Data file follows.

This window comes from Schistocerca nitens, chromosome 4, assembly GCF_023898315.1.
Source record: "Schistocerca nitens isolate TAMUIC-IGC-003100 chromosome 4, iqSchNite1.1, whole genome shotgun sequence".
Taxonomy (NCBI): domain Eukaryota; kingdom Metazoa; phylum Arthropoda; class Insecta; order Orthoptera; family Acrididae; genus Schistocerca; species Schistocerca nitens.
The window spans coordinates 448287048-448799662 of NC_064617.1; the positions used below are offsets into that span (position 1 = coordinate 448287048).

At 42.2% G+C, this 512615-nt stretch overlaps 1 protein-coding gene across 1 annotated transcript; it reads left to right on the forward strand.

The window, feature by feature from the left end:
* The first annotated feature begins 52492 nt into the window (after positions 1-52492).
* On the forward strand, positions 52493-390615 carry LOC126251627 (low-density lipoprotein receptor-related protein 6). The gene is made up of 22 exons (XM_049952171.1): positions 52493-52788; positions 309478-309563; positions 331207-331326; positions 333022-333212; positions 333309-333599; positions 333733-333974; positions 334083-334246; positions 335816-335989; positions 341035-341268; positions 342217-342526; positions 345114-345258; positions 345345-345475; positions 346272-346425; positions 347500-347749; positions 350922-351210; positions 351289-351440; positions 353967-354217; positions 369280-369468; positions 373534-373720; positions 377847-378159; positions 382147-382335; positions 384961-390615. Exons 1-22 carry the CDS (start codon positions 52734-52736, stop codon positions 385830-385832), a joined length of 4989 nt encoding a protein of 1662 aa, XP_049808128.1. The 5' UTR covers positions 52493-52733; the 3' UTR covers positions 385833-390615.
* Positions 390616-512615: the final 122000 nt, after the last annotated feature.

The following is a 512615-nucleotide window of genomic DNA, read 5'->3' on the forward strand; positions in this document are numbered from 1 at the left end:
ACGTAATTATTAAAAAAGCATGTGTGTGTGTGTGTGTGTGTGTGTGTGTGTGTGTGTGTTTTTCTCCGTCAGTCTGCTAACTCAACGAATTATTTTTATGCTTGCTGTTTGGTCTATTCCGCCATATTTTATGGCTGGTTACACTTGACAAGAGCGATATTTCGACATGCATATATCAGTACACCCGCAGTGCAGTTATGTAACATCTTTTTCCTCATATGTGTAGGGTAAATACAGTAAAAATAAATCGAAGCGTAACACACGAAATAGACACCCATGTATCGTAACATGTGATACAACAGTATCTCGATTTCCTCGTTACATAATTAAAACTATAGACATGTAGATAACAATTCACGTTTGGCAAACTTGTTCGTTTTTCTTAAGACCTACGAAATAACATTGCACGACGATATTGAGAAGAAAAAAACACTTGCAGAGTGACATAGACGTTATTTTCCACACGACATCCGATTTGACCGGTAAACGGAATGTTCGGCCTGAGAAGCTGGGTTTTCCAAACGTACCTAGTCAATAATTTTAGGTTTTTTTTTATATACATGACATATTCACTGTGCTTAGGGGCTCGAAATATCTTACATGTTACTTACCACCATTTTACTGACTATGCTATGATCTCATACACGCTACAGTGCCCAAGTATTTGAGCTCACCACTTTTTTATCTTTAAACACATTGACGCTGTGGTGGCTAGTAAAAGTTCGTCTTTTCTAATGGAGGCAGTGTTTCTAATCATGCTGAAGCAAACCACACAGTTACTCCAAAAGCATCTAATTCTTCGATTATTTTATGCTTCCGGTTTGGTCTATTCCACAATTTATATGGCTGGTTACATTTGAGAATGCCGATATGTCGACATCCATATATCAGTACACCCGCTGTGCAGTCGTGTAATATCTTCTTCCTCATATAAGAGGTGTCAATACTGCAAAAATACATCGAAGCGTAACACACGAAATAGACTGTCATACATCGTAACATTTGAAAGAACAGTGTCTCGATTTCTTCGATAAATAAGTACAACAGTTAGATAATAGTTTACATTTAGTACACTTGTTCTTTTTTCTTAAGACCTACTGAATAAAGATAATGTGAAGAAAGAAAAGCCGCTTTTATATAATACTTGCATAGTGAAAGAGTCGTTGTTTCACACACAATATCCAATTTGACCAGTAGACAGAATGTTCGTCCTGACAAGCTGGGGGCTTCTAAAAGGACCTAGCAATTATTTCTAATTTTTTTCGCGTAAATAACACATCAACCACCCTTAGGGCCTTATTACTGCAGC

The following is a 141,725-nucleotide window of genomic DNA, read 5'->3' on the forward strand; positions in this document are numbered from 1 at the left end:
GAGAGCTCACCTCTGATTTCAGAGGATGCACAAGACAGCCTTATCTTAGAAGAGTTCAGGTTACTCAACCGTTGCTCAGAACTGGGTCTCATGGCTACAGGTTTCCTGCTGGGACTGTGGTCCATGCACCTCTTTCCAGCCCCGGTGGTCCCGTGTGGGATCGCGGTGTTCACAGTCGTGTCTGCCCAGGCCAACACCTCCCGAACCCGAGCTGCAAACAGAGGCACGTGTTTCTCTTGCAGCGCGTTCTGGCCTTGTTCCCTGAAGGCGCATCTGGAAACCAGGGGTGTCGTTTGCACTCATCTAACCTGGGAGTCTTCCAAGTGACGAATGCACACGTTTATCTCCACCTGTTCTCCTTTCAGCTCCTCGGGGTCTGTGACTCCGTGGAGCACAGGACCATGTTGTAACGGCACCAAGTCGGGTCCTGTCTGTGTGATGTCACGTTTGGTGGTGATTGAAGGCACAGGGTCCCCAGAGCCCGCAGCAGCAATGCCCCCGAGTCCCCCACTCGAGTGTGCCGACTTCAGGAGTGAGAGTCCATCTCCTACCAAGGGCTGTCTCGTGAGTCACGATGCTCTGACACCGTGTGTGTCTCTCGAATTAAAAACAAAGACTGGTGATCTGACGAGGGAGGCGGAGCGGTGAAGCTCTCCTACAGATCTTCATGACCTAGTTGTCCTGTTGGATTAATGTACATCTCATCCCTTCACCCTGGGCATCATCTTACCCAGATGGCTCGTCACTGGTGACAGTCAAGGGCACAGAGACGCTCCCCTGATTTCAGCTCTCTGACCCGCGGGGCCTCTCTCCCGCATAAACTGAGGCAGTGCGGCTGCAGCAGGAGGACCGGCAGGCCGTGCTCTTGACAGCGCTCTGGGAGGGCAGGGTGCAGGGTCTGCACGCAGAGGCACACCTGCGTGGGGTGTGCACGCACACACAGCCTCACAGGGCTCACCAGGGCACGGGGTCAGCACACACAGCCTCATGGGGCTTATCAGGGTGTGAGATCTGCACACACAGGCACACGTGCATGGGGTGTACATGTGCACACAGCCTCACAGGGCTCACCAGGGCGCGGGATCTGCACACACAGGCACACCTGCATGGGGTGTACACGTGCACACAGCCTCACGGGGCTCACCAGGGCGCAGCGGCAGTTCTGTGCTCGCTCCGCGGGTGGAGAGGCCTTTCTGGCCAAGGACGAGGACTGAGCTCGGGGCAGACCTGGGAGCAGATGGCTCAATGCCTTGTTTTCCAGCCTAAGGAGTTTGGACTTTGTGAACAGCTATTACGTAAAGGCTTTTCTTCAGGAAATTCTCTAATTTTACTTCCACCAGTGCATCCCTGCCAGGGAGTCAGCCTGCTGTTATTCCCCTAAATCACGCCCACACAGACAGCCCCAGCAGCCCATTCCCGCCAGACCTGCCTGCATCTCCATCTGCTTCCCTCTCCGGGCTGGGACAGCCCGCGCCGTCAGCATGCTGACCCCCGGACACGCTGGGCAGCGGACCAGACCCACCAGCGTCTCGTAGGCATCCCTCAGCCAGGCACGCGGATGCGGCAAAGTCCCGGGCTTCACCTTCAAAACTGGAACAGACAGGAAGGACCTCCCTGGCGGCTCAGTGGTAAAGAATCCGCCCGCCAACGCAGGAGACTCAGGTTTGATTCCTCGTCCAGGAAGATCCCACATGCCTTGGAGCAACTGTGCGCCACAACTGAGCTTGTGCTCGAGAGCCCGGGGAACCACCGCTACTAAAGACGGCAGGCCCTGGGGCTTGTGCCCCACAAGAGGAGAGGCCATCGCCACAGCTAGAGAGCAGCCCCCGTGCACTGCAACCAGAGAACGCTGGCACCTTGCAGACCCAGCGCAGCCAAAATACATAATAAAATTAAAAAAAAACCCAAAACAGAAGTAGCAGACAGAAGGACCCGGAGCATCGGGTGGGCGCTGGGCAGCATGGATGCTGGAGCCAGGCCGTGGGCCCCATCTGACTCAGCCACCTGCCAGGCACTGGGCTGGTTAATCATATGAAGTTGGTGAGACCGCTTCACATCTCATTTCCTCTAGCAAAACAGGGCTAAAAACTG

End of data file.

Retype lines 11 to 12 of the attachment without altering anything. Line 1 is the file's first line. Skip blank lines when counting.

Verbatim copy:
ACGTAATTATTAAAAAAGCATGTGTGTGTGTGTGTGTGTGTGTGTGTGTGTGTGTGTGTTTTTCTCCGTCAGTCTGCTAACTCAACGAATTATTTTTATGCTTGCTGTTTGGTCTATTCCGCCATATTTTATGGCTGGTTACACTTGACAAGAGCGATATTTCGACATGCATATATCAGTACACCCGCAGTGCAGTTATGTAACATCTTTTTCCTCATATGTGTAGGGTAAATACAGTAAAAATAAATCGAAGCGTAACACACGAAATAGACACCCATGTATCGTAACATGTGATACAACAGTATCTCGATTTCCTCGTTACATAATTAAAACTATAGACATGTAGATAACAATTCACGTTTGGCAAACTTGTTCGTTTTTCTTAAGACCTACGAAATAACATTGCACGACGATATTGAGAAGAAAAAAACACTTGCAGAGTGACATAGACGTTATTTTCCACACGACATCCGATTTGACCGGTAAACGGAATGTTCGGCCTGAGAAGCTGGGTTTTCCAAACGTACCTAGTCAATAATTTTAGGTTTTTTTTTATATACATGACATATTCACTGTGCTTAGGGGCTCGAAATATCTTACATGTTACTTACCACCATTTTACTGACTATGCTATGATCTCATACACGCTACAGTGCCCAAGTATTTGAGCTCACCACTTTTTTATCTTTAAACACATTGACGCTGTGGTGGCTAGTAAAAGTTCGTCTTTTCTAATGGAGGCAGTGTTTCTAATCATGCTGAAGCAAACCACACAGTTACTCCAAAAGCATCTAATTCTTCGATTATTTTATGCTTCCGGTTTGGTCTATTCCACAATTTATATGGCTGGTTACATTTGAGAATGCCGATATGTCGACATCCATATATCAGTACACCCGCTGTGCAGTCGTGTAATATCTTCTTCCTCATATAAGAGGTGTCAATACTGCAAAAATACATCGAAGCGTAACACACGAAATAGACTGTCATACATCGTAACATTTGAAAGAACAGTGTCTCGATTTCTTCGATAAATAAGTACAACAGTTAGATAATAGTTTACATTTAGTACACTTGTTCTTTTTTCTTAAGACCTACTGAATAAAGATAATGTGAAGAAAGAAAAGCCGCTTTTATATAATACTTGCATAGTGAAAGAGTCGTTGTTTCACACACAATATCCAATTTGACCAGTAGACAGAATGTTCGTCCTGACAAGCTGGGGGCTTCTAAAAGGACCTAGCAATTATTTCTAATTTTTTTCGCGTAAATAACACATCAACCACCCTTAGGGCCTTATTACTGCAGC

The following is a 141,725-nucleotide window of genomic DNA, read 5'->3' on the forward strand; positions in this document are numbered from 1 at the left end: